The Jewish rabbi Akiba, who lived in the first century C.E., expressed his appreciation of the Song of Solomon in the Jewish Mishna with the following words: “The whole world was not worthy of the day in which this sublime Song was given to Israel.” (“All Scripture is Inspired of God and Beneficial,” 1990, p. 115) The book Insight on the Scriptures, Volume 2, described the Song of Solomon to have been written by King Solomon at about 1020 B.C.E. in Jerusalem and several years after the temple has been completed. The poem was composed when Solomon had 60 queens and 80 concubines. (1988, p 994) Although the Jewish Church accepted the book as part of the Biblical Canon, a handful of critics tried to question its canonicity and dismissed it as merely an ordinary love song. (Speckard, n.d., p. 2) Two main points were raised against the canonicity of the Song of Solomon: 1) it was not cited in other parts of the Bible, and 2) there was no mention of God throughout the text. (“All Scripture is Inspired of God and Beneficial”, 1990, p. 115) This paper will seek to review different secular and religious texts as to the canonicity of the book of the Song of Solomon and thus offer a conclusion. Highlights of the Song of Solomon The song was written by Solomon for a Shulammite girl who rejected his expressions of love because of her loyalty and love for a shepherd boy (“Insight on the Scriptures, 1988, p. 994). The first part, Song of Solomon 1:1-3:5, contains Solomon’s praises for the Shulammite girl who he described with the following words: “Look! You are beautiful, O girl companion of mine. Look! You are beautiful. Your eyes are [those of] doves.” It also described the girl appealing to her friends not to arouse her interest in Solomon for she would like to stay loyal to her shepherd boy. Get your 100% original paper on any topic done in as little as 3 hours Learn More The second part, Song of Solomon 3:6-8:4, contains a vivid description of the Shulammite girl’s dream about her lover; Solomon’s expressions of endearment for the girl; and the Shulammite girl’s resistance to Solomon’s speech. The third part, Song of Solomon 8:5-14, contains a description of the Shulammite as a “wall” that has withstood the temptation to succumb to a king’s expressions of love for the love of a shepherd boy. Hebrew Scriptures – Test of Biblical Canonicity The word “canon” is taken from the Hebrew word qa·neh´ which means something that serve as a rule or measuring device. (“Revelation and Scripture,” 1990, p. 1) Insight on the Scriptures (1988) mentioned that the apostle Paul applied ka·non´ to the “territory” measured out as his assignment, and again to the “rule of conduct” by which Christians were to measure how they acted. The “Bible canon” came to denote the catalog of inspired books worthy of being used as a straightedge in measuring faith, doctrine, and conduct. J. Hampton Keathley (2007), in his article The Bible: The Holy Canon of Scripture, offers the following tests of canonicity: Did the book indicate God was speaking through the writer and that it was considered authoritative?; Was the human author recognized as a spokesman of God, that is, was he a prophet or did he have the prophetic gift?; and Was the book historically accurate? Did it reflect a record of facts? “ Another set of criteria for determining a book’s canonicity was described by Norman Geisler (1974) in his book From God to Us: How we got our Bible. “He mentioned five criteria: Authority – Does the book claim to be of God?; Prophetic – Is the book written by a servant of God?; Authentic – Does the book tell the truth?: Dynamic – Does the book have the life-transforming power of God?; and Reception – Is the book received or accepted by the people of God for whom it was originally written as being from God?” This paper will thus examine the book in the light of the criteria mentioned above and the basis of the two points raised by its critics – it’s not being quoted by other Bible writers and the absence of the word “God” throughout the text. The canonicity of the Song of Solomon The Song of Solomon was mainly unchallenged and early Bible scholars accept it as part of the Hebrew canon. The ancient Jewish church never doubted the authenticity and canonicity of the book. “It was even included in the Greek Septuagint, the first actual written translation of the Hebrew Scriptures. The Greek-speaking Jews used it extensively up until the time of Jesus and his apostles” (“All Scripture is Inspired of God and Beneficial,” 1990, p. 115). We will write a custom Essay on The Concept of “The Song of Solomon” in Religious Fields specifically for you! Get your first paper with 15% OFF Learn More Some, however, have questioned the book’s canonicity on the ground that there is no reference to God in it. The absence of any mention of God would not disqualify the book any more than the mere presence of the word “God” would make it canonical. The divine name does appear in its abbreviated form in chapter 8, verse 6, where love is said to be “the flame of Jah.” The name “Jah” is the shortened form of the Tetragrammaton (YHWH) name for God. Thus, it is not true that there is no mention of God in the book. H. Speckard (n.d., pp. 2-5), in his essay Summary Interpretation of the Song of Solomon, made a detailed analysis of the claim of critics that the Song of Solomon has never been cited by the other writers of the Bible. He mentioned several texts in both the Old Testament and the New Testament which quoted directly or indirectly from the Song of Solomon. Speckard mentioned the similarity in the description of the vineyard in Matthew chapter 21, verse 33, and Song of Solomon chapter 8 verse 11. The praise uttered by Solomon in chapter 1 verse 15 is parallel to what is written in Psalm chapter 45 verse 11. The assumption, therefore, of critics that the book was never quoted by other Bible writers, is not well-founded. But does the Song of Solomon meet the criteria set by Bible scholars to be able to be considered as “inspired” or part of the “canon”? “Let us examine the five criteria set by Geisler in his book From God to Us: How we got our Bible” (1974, pp. 67-68). Authority and Prophetic – The writer of the book, King Solomon, has written several other passages in the Bible which have been quoted by other Bible writers. He wrote two other books, Ecclesiastes and some parts of the Proverbs. Jesus described himself as “more than Solomon” in Matthew 12:42: “The queen of the south will be raised up in the judgment with this generation and will condemn it; because she came from the ends of the earth to hear the wisdom of Sol´o·mon, but, look! something more than Sol´o·mon is here.” His wisdom has divine backing as described in 1 Kings 4:29-31: “And God continued giving Sol´o·mon wisdom and understanding in very great measure and a broadness of heart, like the sand that is upon the seashore. And Sol´o·mon’s wisdom was vaster than the wisdom of all the Orientals and than all the wisdom of Egypt. And he was wiser than any other man, than E´than the Ez´ra·hite and He´man and Cal´col and Dar´da the sons of Ma´hol; and his fame came to be in all the nations all around.” Authentic – The authenticity of the Song of Solomon can be proven by its historical, geographic, and geological accuracy. David Mallick, in his Introduction to the Song of Songs, mentioned “the author’s correspondence with natural history corresponds to the report about him.” His description of geographic areas during his reign was proven accurate by secular historical accounts. Dynamic – Religious and non-religious people alike find inspiration from the kind of love expressed in the Song of Solomon. For those who believe in the allegory presented in the book, it is a heart-warming assurance of God’s love for his people as well as Christ’s love for the Christian congregation. On the other hand, for those who explain the book as an account of a literal love story, it is an example of an undying and loyal love that may inspire a couple to remain faithful to each other. Reception – The Jewish church has never doubted the right of the Song of Solomon to be part of the Bible. Christians in the first century C.E., likewise, accepted the book as part of the “scriptures” mentioned by the apostle Paul in Romans chapter 15 verse 4: “For all the things that were written aforetime were written for our instruction, that through our endurance and through the comfort from the Scriptures we might have hope.” Not sure if you can write a paper on The Concept of “The Song of Solomon” in Religious Fields by yourself? We can help you for only $16.05 $11/page Learn More Allegorical Meaning – Song of Solomon’s harmony with the rest of the Bible The Jews gave a symbolic meaning to the book. The article “The Loved Woman of the Superlative Song” from the journal The Watchtower explained the symbolism: “They understood the girl to picture the Jewish church from the days of the prophet Moses onward. The object of that church’s affection was God, who was accordingly pictured by her shepherd lover” (December 1957, p. 722). Rob Harbison (n.d., p. 4), in his article Song of Solomon, mentioned several verses in the Old Testament that support this allegory. In Isaiah chapter 54 verses 5-6, God was described as a “husbandly owner” and Israel as “a wife of the time of youth who was then rejected.” Jeremiah chapter 3 verse 1, God’s holy nation is considered to be in relationship to him as a wife, and unfaithfulness to him is “prostitution” (“Insight on the Scriptures”, 1988, p. 34). Ezekiel chapter 16 verses 8-14 is parallel to what is described in Song of Solomon chapter 5 verses 2-6 which made mention of “nakedness” and “prettiness” (Awake, 1982, p. 23). In Christianity, the symbolism is the love between Jesus and the congregation. Volume 2, page 995 of the Insight on the Scriptures, mentioned the Bible verses from the New Testament to show this allegory. Ephesians chapter 5 verses 25-32 describes Paul’s counsel to husbands to love their wives just as “the Christ also loved the congregation and delivered up himself for it, that he might sanctify it, cleansing it with the bath of water by means of the word, that he might present the congregation to himself in its splendour… This sacred secret is great. Now I am speaking with respect to Christ and the congregation.” Christ’s “marriage” to the congregation was described in 2 Corinthians chapter 11 verse 2. The congregation was described as a “chaste virgin to the Christ.” This “marriage” was also described in Revelation chapter 19 verses 6-9. Jesus was mentioned as the “Lamb” and the congregation as his “wife.” Conclusions From the foregoing, it can be seen that the book of Song of Solomon can not be dismissed as merely a love song based on an analysis of several secular and religious accounts. First, the book has never been questioned by the ancient Jewish church. The book was recognized as part of the Hebrew Scriptures which were used until the first century C.E. by Jesus and his apostles. It was believed to be an allegory of God’s relationship with Israel and Christ’s relationship with the Christian congregation. This belief is based on other passages in the Bible which describe the relationship of God and Israel, of Christ and the Christian congregation as that of a husband and wife. Second, the book meets the criteria set by Bible scholars as to the canonicity of a “holy writing”. It was proven to be of divine origin since its writer was described in other passages in the Bible as having wisdom from God. In the book of 1 King, Solomon was described as being given “wisdom and understanding in very great measure and a broadness of heart, like the sand that is upon the seashore.” It’s historical, geographic, and geological references are accurate proving its authenticity. Its effect on the lives of people then and now can never be questioned proving its dynamic character. Third, the two main issues raised by critics against the canonicity of the book—the absence of the word God in the book and it is not being cited by other Bible writers—have no basis at all. Chapter 8 verse 6 of the Song of Solomon, says, “Place me as a seal upon your heart, as a seal upon your arm; because love is as strong as death is, insistence on exclusive devotion is as unyielding as She´ol is. Its blazings are the blazings of a fire, the flame of Jah”. The name “Jah” is the shortened form of the Tetragrammaton name (YHWH) for God. Thus, it is not true that there is no mention of God throughout the whole book. Also, there are several passages both in the Old Testament and the New Testament which are parallel to what can be found in the Song of Solomon. Some examples are Matt. 21:33 with Song of Solomon 8:11; Luke 12:35–37 with 5:3; John 7:33, 34 and 8:21 with 5:6; John 3:29 with 5:1; Matt. 26:6, Mark 14:3, and John 12:3 with 1:3, 12; Eph. 5:27 with 4:7; Rev. 3:20 with 5:2; Eph. 5:32 with the whole Song. In the Old Testament, compare Ps. 45; Ezek. 16; Isa. 35:1–3; Isa. 54; Jer. 31:3; Lam. 2:13; Hos. 2:19, 20 and 11:8 with Song of Solomon 6:4.(Speckard, p. 2). These parallel texts in the Bible show that the book was cited by other Biblical writers and that they recognize its authenticity and canonicity. The article Song of Solomon: Symbolic Love Language for the Bride in Waiting gave this conclusion: “this is truth that the Song of Solomon is not just describing an earthly lover’s fiery obsession—that quickly fades with the highs and lows of human emotion—but love, it is God.” (International House of Prayer, 2007, p. 1) Several other books in the Bible have been criticized much like the Song of Solomon. An objective and thorough analysis of internal and external evidence of their authenticity and canonicity prove most of these criticisms wrong. The Bible, which has existed for thousands of years, will continue to inspire religious and non-religious people alike. Bibliography Bible Book Number 22 – Song of Solomon. (1990). All Scripture Is Inspired of God and Beneficial. Pennsylvania: Watchtower Bible and Tract Society. 115-117. Geisler, NL. (1974). From God to Us: How we got our Bible. Chicago: Moody. 67-71. Harbison R. Song of Solomon. Keathley, JH. (2007). The Bible – The Holy Canon of Scripture. Web. Mallick, D. An Introduction to the Song of Songs. Web. Revelation and Scripture. (2000). Prairie Bible College. Song of Solomon: Symbolic Love Language for the Bride in Waiting. (2007). Speckard, H. Summary Interpretation of the Song of Solomon. “To the Clean…” (1982). Awake! Page 23. “The Loved Woman of the Superlative Song.” (1957). The Watchtower. Page 721. “The Song of Solomon.” (1988). Insight on the Scriptures, Volume 2. (1988). Pennsylvania: Watchtower Bible and Tract Society. 994-6.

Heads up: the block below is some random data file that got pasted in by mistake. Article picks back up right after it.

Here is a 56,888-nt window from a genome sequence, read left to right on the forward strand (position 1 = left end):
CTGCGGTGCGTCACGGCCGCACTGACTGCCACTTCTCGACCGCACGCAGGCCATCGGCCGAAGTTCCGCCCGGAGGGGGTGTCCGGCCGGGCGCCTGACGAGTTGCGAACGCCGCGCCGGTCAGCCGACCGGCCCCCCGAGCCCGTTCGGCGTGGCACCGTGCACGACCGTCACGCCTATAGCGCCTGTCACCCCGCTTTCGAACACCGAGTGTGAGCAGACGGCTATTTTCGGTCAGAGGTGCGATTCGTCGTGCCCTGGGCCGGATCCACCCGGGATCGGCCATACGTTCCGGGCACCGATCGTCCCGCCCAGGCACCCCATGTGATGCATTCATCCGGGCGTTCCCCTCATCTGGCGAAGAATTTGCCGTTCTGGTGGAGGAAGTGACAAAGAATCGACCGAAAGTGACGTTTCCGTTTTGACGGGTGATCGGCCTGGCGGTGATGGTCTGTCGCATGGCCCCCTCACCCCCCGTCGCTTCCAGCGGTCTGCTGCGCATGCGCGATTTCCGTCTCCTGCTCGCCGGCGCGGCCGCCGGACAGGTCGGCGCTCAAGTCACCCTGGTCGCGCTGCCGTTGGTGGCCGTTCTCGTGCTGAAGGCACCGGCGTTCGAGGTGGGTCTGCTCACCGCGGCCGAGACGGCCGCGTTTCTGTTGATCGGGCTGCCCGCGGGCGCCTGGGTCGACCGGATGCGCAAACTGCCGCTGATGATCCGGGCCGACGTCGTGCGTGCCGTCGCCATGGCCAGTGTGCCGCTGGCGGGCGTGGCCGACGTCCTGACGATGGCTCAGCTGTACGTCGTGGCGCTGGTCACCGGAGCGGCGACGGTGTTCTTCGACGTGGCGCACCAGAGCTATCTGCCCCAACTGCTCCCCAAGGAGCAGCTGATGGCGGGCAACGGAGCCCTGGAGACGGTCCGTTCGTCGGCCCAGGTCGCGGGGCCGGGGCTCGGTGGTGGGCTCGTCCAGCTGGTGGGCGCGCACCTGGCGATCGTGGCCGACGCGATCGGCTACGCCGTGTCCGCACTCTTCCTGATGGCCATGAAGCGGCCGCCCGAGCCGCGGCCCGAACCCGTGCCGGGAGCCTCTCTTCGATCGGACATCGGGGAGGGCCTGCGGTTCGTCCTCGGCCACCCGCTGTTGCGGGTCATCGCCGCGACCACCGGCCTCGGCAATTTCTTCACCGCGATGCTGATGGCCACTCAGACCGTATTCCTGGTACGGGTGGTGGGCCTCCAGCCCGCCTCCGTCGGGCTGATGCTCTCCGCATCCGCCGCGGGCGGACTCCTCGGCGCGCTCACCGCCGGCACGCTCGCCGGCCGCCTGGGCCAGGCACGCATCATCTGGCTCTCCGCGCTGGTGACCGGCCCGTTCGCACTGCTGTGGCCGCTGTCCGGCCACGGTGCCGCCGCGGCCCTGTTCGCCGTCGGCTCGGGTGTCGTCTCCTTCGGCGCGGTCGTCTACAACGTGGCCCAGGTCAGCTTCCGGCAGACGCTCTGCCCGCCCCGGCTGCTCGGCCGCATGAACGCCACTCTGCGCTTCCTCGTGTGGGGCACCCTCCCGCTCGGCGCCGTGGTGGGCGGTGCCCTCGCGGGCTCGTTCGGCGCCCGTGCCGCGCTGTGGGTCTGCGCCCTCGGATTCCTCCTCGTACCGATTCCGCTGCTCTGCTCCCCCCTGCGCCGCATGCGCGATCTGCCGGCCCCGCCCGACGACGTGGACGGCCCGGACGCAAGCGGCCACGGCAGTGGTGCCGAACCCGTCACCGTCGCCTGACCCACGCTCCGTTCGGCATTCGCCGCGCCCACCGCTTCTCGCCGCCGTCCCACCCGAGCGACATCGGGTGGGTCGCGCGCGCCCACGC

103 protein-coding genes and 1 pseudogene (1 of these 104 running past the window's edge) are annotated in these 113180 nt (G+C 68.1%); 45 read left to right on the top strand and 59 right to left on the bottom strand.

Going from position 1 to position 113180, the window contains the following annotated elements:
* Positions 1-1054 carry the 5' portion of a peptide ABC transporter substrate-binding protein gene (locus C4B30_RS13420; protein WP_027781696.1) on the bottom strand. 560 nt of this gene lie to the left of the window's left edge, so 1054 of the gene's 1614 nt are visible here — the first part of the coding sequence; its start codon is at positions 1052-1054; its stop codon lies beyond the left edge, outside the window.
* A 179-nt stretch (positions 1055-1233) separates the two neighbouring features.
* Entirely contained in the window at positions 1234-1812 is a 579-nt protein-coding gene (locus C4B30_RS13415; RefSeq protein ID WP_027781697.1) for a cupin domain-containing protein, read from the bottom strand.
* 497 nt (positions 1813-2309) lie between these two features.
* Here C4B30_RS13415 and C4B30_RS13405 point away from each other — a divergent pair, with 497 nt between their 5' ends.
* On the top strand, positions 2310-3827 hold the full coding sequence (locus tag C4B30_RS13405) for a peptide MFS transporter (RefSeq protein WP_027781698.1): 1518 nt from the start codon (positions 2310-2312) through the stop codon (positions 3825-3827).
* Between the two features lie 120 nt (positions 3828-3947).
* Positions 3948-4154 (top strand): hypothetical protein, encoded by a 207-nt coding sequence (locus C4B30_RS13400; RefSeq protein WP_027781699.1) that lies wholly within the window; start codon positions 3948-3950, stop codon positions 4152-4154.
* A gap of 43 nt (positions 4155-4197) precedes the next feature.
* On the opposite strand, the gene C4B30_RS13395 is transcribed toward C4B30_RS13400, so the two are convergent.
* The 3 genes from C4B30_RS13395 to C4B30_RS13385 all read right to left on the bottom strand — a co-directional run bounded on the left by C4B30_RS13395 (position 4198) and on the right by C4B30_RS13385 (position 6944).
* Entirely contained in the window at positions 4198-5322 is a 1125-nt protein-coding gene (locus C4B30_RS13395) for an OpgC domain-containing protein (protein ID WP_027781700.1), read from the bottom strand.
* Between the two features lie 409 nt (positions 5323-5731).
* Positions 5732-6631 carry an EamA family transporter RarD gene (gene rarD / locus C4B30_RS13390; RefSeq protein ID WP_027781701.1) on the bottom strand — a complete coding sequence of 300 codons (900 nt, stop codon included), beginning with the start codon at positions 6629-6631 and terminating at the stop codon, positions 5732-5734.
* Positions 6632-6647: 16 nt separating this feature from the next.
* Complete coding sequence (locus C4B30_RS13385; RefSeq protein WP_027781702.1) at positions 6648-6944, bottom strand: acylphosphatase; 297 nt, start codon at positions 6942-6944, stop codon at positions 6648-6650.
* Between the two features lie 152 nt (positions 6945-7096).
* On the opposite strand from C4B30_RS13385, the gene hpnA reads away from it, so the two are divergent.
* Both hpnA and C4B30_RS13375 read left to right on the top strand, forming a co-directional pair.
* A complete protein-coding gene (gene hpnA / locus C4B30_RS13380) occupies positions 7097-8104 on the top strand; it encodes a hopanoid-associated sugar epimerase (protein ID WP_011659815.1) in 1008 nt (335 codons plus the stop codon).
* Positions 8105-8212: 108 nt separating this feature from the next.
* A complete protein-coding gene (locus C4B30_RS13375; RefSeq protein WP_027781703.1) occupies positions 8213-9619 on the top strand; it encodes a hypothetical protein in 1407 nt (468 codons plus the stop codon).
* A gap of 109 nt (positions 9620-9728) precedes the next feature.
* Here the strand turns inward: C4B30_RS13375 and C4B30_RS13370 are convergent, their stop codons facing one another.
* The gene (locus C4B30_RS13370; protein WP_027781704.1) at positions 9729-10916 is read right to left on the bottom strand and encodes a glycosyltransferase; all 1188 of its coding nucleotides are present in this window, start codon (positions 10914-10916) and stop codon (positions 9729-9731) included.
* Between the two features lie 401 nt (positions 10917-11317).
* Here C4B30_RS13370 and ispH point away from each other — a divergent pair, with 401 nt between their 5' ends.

Grand Canyon University ?Social Media and Internet Safety Annotated Bibliography.